It’s finally happened, and in our lifetimes according to Hodge, Jones and Allan in North Gower Street, London. Their elegantly sombre building on Bloomsbury Boulevard links Bedford Square and Euston Road, so just perfect for pondering over probate.
The Duke of Bedford somewhat improved the brick stucco facade after Victorian art critic John Ruskin pilloried it for being “the nec plus ultra of ugliness in British architecture.” Not to be outdone the Probate Registry is improving its act by finally, going digital.
A Major Departure from Tradition That May Have Old Timers Reeling
Since time immemorial – well at least a hundred years ago a District Registrar or a Probate Officer had to personally sign a Grant of Probate and emboss it with a stamp. This distinctly retro approach de-streamlined the process.
Now the UK government is escalating probate fees it clearly has good cash flow reasons to speed things up. Therefore it has finally decided to turf embossing stamps into the bottom desk drawer and enter the 20th century (slip intended). Senior members of the City of London Society may have a fresh attack of gout when they discover
# New style grants will have a high security hologram
# They will also have a digital seal and signature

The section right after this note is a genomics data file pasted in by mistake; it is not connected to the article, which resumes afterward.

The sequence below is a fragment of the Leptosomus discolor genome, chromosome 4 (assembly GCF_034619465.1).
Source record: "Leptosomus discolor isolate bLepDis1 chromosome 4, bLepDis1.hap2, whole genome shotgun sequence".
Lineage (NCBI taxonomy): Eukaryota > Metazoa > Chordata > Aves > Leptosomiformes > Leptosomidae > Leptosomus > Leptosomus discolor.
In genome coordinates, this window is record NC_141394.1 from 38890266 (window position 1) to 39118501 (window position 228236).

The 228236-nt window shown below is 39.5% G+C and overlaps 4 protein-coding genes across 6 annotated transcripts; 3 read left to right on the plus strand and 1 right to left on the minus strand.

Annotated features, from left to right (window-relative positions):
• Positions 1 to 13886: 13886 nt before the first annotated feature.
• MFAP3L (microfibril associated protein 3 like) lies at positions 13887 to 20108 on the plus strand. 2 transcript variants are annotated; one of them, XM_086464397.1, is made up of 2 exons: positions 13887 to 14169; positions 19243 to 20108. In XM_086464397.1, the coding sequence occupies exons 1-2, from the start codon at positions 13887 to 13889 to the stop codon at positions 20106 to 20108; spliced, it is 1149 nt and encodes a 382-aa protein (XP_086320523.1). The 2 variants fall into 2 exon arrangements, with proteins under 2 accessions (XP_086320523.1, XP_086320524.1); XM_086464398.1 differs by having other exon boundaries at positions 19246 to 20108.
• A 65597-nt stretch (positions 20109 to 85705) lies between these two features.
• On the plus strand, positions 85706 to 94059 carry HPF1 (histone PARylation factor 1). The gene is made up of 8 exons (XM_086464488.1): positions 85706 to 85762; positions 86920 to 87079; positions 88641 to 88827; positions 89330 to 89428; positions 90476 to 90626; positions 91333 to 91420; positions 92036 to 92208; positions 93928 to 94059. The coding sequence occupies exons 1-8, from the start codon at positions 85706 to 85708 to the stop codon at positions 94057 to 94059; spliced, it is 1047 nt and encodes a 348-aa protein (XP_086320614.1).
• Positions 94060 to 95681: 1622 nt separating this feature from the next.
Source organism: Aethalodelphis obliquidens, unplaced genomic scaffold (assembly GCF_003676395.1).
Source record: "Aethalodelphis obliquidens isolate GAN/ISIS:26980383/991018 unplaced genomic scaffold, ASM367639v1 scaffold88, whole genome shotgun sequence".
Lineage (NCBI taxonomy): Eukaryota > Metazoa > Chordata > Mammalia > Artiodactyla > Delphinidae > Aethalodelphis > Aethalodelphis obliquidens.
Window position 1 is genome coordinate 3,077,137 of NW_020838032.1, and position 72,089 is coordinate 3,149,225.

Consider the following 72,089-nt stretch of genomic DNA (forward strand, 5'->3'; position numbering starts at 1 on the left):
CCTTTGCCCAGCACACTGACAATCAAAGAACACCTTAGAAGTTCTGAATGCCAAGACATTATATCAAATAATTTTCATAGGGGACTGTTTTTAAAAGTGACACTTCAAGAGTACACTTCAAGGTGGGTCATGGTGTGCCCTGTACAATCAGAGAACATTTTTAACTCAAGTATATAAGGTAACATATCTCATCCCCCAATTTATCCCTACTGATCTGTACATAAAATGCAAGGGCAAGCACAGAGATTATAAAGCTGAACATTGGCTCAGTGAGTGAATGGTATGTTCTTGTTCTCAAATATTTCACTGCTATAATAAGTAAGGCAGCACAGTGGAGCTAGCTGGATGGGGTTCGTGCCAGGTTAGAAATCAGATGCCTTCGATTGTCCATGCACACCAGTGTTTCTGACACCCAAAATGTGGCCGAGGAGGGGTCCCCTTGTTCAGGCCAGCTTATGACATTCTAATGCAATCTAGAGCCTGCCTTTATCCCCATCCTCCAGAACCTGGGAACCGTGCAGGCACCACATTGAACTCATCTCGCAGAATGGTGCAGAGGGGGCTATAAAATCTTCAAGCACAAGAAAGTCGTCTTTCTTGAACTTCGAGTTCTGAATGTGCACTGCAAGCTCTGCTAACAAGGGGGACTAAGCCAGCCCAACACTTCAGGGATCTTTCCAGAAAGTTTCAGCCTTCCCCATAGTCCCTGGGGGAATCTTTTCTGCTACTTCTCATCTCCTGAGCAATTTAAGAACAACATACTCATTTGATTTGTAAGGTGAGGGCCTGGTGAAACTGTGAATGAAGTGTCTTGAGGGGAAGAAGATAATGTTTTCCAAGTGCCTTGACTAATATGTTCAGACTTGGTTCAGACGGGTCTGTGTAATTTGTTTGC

# Interested parties can phone to validate these
We Wonder What Will Happen to Those Embossing Stamps
Embossing dates way back to when British sovereigns poured warm wax onto documents, and marked them with their signet rings as stamps of approval.
Things became hectic as the Empire spread. Kings and Queens delegated their duties to trusted assistants by awarding them coveted embossing stamps.
Will these archaic relics stay in bottom drawers in Probate offices or eventually land in dust bins? We’d prefer someone in authority defaces them first to eliminate the possibility of retrofitted fraud.
On the other hand perhaps we should keep them as a backup. You never know what could happen next with that distinctly un-British thing, ransomware.
Back to Basics, What Happens Next at the Probate Office?
We hope the innovation reduces piles of Probate Grants awaiting approval. At the same time we expect District Registrars and Probate Officers to maintain their high standards that merit international respect.
In return we hope to see greater efficiency in the office. Hodge, Jones and Allan let slip Her Majesty’s Probate Office is investigating blockchain to stage events in chewable bytes.
However it will take a while for wills and final testaments to join the new order. The Wills Act 1937 still reigns supreme as Queen Victoria once did. It would not be amused at all by documents not in writing, not signed the old-fashioned away, and not dittoed by two witnesses present in person.
At the end of the day we are confident the new Grant of Probate system will work a treat. We believe it’s the quality of the input that matters most. The final ‘rubber stamp’ of whatever kind is just that, a rite of passage.
Modern monarchs should only need to scan the documents briefly before they press their enter keys. That’s because they ought to know their subordinates are worthy of their trust.